Volume 9 Issue 4, April 2006
News & Views
Even chromatin gets the blues
Antidepressants take a few weeks to act, and their effects can extend for months after the drugs are discontinued. Tsankova et al. suggest a possible molecular basis for these effects, by showing that stress and the antidepressant imipramine induce modifications of chromatin to produce more or less repressive states for gene expression.
A mint of mutations in TRPM8 leads to cool results
Both menthol and cool temperatures activate the cation channel TRPM8, but whether they do so via distinct domains was unclear. A new paper shows that activation of TRPM8 by these two stimuli can be separated.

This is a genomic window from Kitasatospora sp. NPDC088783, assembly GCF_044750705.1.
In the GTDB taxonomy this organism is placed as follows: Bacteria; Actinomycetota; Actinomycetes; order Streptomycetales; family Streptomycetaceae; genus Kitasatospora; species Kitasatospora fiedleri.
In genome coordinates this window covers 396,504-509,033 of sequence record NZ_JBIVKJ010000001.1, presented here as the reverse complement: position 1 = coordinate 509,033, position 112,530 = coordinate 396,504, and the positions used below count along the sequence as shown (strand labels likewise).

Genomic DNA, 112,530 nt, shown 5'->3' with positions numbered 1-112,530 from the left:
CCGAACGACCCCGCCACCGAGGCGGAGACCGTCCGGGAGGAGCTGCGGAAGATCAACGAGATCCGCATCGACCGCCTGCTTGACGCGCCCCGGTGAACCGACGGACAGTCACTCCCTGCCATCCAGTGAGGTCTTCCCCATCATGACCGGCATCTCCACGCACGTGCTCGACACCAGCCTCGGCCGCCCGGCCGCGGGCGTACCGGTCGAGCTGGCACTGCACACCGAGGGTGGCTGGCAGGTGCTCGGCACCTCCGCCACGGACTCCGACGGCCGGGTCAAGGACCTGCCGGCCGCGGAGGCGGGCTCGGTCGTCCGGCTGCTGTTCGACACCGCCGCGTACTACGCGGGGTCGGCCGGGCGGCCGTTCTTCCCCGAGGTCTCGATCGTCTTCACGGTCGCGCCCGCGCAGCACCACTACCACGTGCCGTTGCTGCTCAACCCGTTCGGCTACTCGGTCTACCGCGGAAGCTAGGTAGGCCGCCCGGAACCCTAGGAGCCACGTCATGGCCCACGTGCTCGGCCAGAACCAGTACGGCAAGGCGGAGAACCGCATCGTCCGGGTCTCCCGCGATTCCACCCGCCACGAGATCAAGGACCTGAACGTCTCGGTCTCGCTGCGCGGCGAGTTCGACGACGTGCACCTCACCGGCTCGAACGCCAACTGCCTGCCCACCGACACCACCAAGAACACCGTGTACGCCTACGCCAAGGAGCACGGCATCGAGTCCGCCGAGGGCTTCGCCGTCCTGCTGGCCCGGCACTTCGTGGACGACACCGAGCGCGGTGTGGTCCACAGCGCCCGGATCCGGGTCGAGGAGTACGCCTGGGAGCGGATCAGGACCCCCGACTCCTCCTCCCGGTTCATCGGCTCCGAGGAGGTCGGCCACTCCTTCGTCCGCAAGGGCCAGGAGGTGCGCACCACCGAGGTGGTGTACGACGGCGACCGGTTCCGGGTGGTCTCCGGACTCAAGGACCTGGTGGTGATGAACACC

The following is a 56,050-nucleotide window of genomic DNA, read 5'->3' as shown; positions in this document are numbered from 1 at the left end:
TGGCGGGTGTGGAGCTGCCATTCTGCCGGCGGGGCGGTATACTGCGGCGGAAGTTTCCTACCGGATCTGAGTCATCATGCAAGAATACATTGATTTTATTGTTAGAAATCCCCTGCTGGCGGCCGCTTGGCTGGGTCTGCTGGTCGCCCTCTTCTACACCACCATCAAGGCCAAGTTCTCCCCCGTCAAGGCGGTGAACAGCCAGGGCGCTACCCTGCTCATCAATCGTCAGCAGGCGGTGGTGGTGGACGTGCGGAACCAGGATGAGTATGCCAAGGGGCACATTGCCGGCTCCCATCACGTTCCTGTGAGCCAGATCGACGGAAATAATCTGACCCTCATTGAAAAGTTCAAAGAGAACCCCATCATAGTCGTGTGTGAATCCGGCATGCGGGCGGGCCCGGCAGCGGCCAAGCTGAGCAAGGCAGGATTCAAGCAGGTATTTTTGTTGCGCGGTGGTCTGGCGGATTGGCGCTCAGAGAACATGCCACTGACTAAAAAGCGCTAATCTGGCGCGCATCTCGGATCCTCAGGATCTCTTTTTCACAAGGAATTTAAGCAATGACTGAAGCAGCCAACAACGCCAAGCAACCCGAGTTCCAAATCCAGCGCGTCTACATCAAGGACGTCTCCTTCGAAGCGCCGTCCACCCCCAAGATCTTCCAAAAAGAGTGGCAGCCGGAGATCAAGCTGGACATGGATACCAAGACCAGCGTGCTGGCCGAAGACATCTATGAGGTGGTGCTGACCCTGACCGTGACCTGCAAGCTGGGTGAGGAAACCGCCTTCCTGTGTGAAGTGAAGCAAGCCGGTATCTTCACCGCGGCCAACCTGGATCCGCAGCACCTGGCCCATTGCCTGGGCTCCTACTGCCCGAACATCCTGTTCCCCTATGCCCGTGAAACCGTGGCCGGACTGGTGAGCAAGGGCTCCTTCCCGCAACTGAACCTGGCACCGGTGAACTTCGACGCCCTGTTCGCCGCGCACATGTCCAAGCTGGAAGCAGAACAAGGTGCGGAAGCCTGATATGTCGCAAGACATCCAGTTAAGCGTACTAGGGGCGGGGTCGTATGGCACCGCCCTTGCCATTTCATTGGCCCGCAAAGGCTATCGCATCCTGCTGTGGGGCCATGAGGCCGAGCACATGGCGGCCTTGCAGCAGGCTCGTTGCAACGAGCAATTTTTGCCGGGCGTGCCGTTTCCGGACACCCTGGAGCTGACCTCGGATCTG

Measuring the brain's assumptions
A Bayesian model of visual motion perception describes how the brain combines assumptions with evidence. A new study in this issue tests and expands the model, building connections between perception, the environment and neural responses.
Go with the flow: signaling from the ventricle directs neuroblast migration
Neurons born in the adult subventricular zone migrate a long way to their destination. A new study suggests that signals from the corticospinal fluid, in particular the chemorepellent Slit2, guide adult neuroblast migration.
Traditional learning theory suggests that animals do not understand that actions cause their consequences. A new paper uses sophisticated behavioral experiments to conclude that rats are capable of causal reasoning.